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DiamondEyes490

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Profile Information

  • City
    Aliso Viejo
  • State
    California

Immigration Info

  • Immigration Status
    Removing Conditions (approved)
  • Place benefits filed at
    National Benefits Center
  • Local Office
    Santa Ana CA
  • Country
    Cuba

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  1. Same. Hoping we get approved before then. Trump-appointed judge, so it's not looking good.
  2. I lived with my husband in T&T for 3 months while we were waiting for his interview back in 2017. I will warn you that their immigration treats Cubans like #######. (We were initially only given a 30-day visa despite no seeming red flags.) Make sure you arrive there with her if at all possible and have proof of funds, housing, etc. ready for immigration. Also, I recommend checking Airbnb as they offer monthly discounts. If possible, I'd recommend Grenada instead. A little less developed, but they treat Cubans like royalty (a lot of older people worked with Cubans that built the airport, etc. during Maurice Bishop's time) and a lot safer. Cubans can stay 60 days without a visa. Same rec for Airbnb there.
  3. We have a good friend living with us that is currently going through the CAA process. I can confirm it is I-485 only under that, no I-130 required. I think the other poster was referring to the fact that your in-laws could also adjust under sponsorship from your wife immediately upon arriving. So far, from what I've been able to glean (doing this process for my MIL and at least one family friend so far), it should go: I-134a (no cost) I-765 - $410, currently taking about 3 months to process for Cuban parolees I-485 - $1,225 + medical exam Just file the I-134a soon! There is a lawsuit in progress from 20+ Republican-controlled states, and the hearing date is April 25. The judge hearing it was Trump-appointed, so who knows what will happen.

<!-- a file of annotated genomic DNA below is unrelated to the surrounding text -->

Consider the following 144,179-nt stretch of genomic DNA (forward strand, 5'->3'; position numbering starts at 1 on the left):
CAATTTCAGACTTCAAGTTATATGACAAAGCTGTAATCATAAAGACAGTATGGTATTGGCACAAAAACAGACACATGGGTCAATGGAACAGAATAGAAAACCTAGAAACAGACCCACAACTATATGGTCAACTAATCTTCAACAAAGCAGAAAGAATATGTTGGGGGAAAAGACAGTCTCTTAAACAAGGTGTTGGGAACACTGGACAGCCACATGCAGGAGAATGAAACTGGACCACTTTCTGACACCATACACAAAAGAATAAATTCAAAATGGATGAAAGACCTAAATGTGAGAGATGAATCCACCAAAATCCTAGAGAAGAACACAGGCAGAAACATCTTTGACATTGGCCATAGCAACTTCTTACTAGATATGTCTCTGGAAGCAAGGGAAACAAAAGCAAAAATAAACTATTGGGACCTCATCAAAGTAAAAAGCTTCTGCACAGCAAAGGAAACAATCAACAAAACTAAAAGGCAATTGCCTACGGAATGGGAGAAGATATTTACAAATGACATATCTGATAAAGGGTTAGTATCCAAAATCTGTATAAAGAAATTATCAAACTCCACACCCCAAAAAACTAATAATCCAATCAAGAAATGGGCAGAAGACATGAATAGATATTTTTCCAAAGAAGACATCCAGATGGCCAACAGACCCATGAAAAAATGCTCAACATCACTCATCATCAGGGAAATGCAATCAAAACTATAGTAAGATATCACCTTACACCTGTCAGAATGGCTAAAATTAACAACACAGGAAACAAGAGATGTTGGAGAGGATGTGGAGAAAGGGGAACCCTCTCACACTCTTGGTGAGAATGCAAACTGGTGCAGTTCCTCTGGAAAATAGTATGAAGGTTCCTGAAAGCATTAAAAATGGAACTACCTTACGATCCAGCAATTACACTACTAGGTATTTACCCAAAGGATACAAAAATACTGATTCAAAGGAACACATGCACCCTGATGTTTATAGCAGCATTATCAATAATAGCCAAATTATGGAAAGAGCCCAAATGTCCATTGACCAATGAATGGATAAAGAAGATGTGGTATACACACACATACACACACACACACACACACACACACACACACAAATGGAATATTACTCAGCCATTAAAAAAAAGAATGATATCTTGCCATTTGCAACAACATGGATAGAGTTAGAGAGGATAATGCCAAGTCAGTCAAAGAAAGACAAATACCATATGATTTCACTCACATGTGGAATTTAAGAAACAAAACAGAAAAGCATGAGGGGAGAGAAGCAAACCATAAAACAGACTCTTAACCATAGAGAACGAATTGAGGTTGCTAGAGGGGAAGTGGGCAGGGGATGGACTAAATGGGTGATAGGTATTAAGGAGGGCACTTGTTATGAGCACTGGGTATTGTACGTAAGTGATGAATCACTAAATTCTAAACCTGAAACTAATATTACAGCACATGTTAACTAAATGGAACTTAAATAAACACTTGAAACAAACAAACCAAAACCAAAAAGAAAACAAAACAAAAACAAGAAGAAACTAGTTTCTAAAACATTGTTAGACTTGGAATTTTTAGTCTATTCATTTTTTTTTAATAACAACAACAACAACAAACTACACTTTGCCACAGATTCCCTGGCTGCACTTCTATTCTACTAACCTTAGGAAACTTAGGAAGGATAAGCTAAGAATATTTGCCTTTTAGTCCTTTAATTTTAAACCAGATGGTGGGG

4. With older adults, I would 100% do I-134a v. the I-130 given considerations for health insurance. You will need to check the specifics for KY, but the I-134a affidavit is actually unenforceable, so they can conceivably get medicaid, food stamps, and any other program Cubans are eligible for immediately upon receiving parole. With an IR-5 visa, you instead sign a I-864 affidavit of support, which is enforceable, and you are on the hook for 10 years. Filing for AOS via the Cuban Adjustment Act is an additional expense, but if you factor in health insurance, it may actually save you a lot more going this route.
  5. Some states also don't count certain programs as a public charge. For example, medical isn't counted here in California.
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